This hints at a unique, sex-limited role for phaeomelanin in the coloration strategy of male Barn Swallows. Consistent with this, males exhibit a deeper brown hue, and accordingly deposit significantly more phaeomelanin in their ventral plumage than do females. Phaeomelanin differs from eumelanin not only in appearance but also in its synthetic pathway, with the incorporation of cysteine (a sulphur-containing amino acid) driving phaeomelanogenesis over eumelanogenesis (Land & Riley 2000). Experimental studies of Mallards (Anas platyrhynchos) showed that the relative amount of the two melanin types in plumage was sensitive to androgen levels (Haase, Ito & Wakamatsu 1995); testosterone treatment stimulated proportionally increased phaeomelanin synthesis in the nuptial plumage of Mallard drakes. Since melanin colours are widely seen as testosterone-dependent (Evans, Goldsmith & Norris 2000) badges of status in avian societies (Senar 2006), it is tempting to link these studies and suggest a common mechanistic link between pigment accumulation and signal function. We await future studies of the control mechanisms and behavioural role (e.g. male–male competition vs female choice) of ventral plumage colour in Barn Swallows.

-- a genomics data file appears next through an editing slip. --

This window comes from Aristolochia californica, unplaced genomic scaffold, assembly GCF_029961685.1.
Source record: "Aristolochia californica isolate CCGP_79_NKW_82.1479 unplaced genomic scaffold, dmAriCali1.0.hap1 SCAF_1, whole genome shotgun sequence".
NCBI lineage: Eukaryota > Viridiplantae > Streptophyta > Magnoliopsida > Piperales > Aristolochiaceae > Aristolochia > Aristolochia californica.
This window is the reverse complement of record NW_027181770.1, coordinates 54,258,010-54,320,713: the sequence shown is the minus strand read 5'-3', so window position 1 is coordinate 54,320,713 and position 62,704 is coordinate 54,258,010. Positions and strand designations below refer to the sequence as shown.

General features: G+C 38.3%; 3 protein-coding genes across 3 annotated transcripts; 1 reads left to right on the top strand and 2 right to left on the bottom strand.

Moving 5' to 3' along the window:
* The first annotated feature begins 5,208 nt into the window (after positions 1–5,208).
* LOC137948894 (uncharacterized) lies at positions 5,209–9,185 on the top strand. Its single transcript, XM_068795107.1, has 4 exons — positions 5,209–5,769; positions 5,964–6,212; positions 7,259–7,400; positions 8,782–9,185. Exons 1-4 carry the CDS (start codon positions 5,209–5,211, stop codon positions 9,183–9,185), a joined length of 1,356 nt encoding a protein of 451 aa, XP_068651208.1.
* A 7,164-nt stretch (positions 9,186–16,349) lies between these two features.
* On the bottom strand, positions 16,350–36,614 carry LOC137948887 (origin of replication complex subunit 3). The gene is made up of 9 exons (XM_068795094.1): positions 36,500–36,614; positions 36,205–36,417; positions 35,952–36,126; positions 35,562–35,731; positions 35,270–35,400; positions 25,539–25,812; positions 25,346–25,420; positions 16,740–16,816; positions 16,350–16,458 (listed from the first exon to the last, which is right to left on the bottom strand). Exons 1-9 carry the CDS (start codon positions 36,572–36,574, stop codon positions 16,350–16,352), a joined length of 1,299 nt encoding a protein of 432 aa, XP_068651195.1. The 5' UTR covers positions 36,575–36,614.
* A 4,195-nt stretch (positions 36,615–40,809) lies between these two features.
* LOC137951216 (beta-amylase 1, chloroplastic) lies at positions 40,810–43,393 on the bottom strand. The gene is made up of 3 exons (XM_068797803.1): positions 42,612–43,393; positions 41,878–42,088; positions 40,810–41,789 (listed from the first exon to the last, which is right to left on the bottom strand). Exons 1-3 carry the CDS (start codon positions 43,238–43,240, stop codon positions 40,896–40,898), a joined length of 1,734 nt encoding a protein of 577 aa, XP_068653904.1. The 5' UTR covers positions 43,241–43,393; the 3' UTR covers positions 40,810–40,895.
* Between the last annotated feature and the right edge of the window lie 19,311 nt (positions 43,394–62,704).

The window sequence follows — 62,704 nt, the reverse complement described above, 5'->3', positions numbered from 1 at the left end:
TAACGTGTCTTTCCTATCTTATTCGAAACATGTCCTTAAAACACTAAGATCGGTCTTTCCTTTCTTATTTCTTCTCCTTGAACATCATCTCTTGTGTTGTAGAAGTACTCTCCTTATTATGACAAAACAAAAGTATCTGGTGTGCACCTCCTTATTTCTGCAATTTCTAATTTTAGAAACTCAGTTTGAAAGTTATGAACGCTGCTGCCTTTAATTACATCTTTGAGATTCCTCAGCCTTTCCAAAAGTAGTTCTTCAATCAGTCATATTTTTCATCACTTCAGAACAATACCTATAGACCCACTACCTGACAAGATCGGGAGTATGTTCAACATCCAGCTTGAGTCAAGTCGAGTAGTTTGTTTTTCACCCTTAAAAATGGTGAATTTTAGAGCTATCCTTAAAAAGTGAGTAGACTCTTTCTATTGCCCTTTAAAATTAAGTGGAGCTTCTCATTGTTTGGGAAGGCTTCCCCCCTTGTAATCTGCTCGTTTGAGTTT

The idea for testing how pigment variation predicts colour variation was previously intimated for carotenoid-based signals in birds (e.g. in House Finches, Carpodacus mexicanus, Inouye et al. 2001; Greenfinches, Carduelis chloris,Saks, McGraw & Horak 2003; American Goldfinches, Carduelis tristis, McGraw & Gregory 2004), and there are a few interesting contrasts between these studies and ours that deserve attention. First, not all tristimulus scores accurately reflected their carotenoid content in finches, contrary to what we found for melanins in swallows. Second, the extent to which pigment variation explained colour characteristics was much higher for melanin colour in swallows than for carotenoid colour in finches. This was true both for the number of colour parameters predicted by pigment content and for the tightness of each relationship. It is possible that these differences between studies are to some degree an artefact of the methods used to analyse the different colours and pigment types, but it is also likely that they are due to a biologically relevant difference in the absorbance properties of carotenoids and melanins. Melanins absorb light more strongly than carotenoids, and the melanin-containing feathers of swallows are inherently less reflective (darker) than carotenoid-containing plumage in finches. Shawkey & Hill (2005) have shown that sexually selected carotenoid-based plumage in male goldfinches requires a structurally based reflective layer to derive its colour; thus, structurally based components of the feather may contribute more to total spectral output and variation from carotenoid-containing feathers than from melanin-based plumage. More work on additional species, particularly for melanin colours, is needed to test this hypothesis.